Why Are We Grading Art?
When Khalidah was told her art wasn’t the right type of art for A level, it left her wondering why we grade creative endeavours.
‘You do realise we don’t make that kind of art here?’
‘You do realise we don’t make that kind of art here?’ is a phrase that was said to me as I presented my art to an art teacher on the first day of sixth form. I knew very well what to expect from art A level, but I didn’t think that someone who was meant to inspire students could so easily tear down my art and tell me to pursue an art she preferred. The way we teach and grade art has been robbing artists of truly expressing themselves for many years and I’m sure a number of people can attest to the harsh reality of changing their art style in order to get a good grade or to please their art teachers.
Since I can remember, I’ve always loved art and creating something out of nothing, so to be told that my work wasn’t ‘good enough’ because it wasn’t observational was soul crushing. I started to think that my art wasn’t good at all and that the only way I could continue to do art is if I drew in a way that didn’t inspire me.
I started to think that my art wasn’t good at all and that the only way I could continue to do art is if I drew in a way that didn’t inspire me.
Because of this, I dropped the subject after only three weeks, but I came away with a question. Why are we grading art? For decades, grading has been the way we’ve assessed a student’s ability and understanding of a subject. For some subjects, this is very easy seeing as you can’t argue with objective fact, two plus two will always be four. However, when it comes to more creative subjects like art, english and music, it’s much harder to quantify it. In order to combat this, we’ve resorted to standardising the mark scheme.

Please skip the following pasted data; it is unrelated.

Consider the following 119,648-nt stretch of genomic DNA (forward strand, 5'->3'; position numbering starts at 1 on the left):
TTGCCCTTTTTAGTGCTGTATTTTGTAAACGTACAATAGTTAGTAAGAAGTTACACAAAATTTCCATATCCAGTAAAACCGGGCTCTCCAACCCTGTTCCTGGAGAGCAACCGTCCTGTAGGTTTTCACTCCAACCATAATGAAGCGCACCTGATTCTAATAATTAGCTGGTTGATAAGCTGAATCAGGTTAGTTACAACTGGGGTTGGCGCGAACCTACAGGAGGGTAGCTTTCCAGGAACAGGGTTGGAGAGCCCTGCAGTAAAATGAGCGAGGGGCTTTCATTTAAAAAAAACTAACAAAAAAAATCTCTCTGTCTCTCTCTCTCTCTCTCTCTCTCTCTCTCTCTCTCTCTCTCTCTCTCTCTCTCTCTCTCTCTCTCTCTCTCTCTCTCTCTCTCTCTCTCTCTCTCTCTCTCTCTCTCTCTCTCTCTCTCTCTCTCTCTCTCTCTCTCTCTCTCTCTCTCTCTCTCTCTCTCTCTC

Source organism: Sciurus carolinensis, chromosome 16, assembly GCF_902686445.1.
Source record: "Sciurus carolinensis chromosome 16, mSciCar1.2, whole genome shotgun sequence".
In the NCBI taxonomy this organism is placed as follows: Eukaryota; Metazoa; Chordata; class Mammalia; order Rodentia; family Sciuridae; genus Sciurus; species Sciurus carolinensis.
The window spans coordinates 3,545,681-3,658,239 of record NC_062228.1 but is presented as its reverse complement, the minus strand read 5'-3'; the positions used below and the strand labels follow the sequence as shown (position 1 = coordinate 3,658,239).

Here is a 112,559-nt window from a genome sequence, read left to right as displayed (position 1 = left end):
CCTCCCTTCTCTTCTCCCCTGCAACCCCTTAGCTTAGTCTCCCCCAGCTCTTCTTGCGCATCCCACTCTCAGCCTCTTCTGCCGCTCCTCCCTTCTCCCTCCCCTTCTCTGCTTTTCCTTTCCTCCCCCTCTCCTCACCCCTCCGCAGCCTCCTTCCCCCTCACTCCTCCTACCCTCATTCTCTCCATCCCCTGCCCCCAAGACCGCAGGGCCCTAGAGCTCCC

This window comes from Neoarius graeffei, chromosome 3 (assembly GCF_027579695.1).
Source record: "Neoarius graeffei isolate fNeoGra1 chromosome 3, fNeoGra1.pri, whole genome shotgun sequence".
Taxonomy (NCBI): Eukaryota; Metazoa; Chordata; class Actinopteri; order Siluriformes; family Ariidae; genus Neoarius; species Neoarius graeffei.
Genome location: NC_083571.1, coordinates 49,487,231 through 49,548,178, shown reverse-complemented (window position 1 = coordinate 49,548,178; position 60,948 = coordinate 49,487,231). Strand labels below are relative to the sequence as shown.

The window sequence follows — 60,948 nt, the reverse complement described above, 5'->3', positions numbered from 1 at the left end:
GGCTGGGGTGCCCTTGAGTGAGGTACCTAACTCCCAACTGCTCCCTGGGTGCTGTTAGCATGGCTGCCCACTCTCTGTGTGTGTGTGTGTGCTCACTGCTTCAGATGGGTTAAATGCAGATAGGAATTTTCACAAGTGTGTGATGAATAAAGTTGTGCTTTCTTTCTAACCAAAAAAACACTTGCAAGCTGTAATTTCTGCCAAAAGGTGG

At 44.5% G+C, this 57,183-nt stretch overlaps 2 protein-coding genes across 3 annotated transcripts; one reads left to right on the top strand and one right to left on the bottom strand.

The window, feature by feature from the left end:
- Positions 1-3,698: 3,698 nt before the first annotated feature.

So, what’s the issue with this? Well, this means people are graded on how well they can follow instructions and tick as many boxes as possible rather than how well they can apply their skills. For example, if someone created and amazing piece of artwork, but didn’t reference ideas of a famous artist, then they lose marks. We actively penalise artists for letting their imagination drive their work. Situations like this also bring about another issue with how we teach art. We often teach young artists to copy the ideas of other artists and get inspiration from what they see. There isn’t anything inherently wrong with this, however, this doesn’t encourage the artist to create ideas of their own, only to seek inspiration from the work of others. Students aren’t taught to differentiate themselves from other artists. Whilst looking through A Level art sketchbooks, I noticed that hardly any of them are very stylistically different from each other.
When you grade every piece of art by the same criteria, you actively encourage students to adopt a common style. When we look at the work and the history of our favourite artists, we see how they were doing innovative work for their time that was experimental and different from the other artwork being produced. Names like Vincent Van Gogh, Jackson Pollock, Pablo Picasso come to mind. We celebrate the work of these artists because they changed the status quo, so why are we teaching young artists to draw and paint in the same way?
What about teaching people the basics and showing them new techniques? People are fully able to learn the basics and still apply them in their own way. Proportion, Colour theory and the basics of shadow and light, can be seen in almost every art piece and in almost every art style. If someone wants to apply these to an art style that isn’t observational drawing, we shouldn’t discourage it and we shouldn’t stagnate the growth of an artist just because we want them to get an A. We aren’t letting artists develop their own unique ways of creating art because we’re so focused on trying to quantify their work in an objective way when the whole point of art is its subjectivity.
Good application of skills should be recognised…
Good application of skills should be recognised and we can do that without giving that person a grade, we can tell what a good piece of art is without a mark scheme and we can show an understanding of the subject without “taking inspiration” from the work of other artists. Being able to create is a skill and if art is subjective, we shouldn’t be presenting its quality as objective fact. The act of trying to quantify art by giving it a grade can discourage artists from showing how creative they actually are. We shouldn’t give students bad grades for good work just because a teacher doesn’t like the way they draw. By continuing to create art in my spare time, I came to realise that a grade didn’t dictate my ability. My art was good enough. I was good enough. Here is my art:
If you are a young creative, then have a look at Rising Arts Agency’s opportunity to receive training and mentoring.
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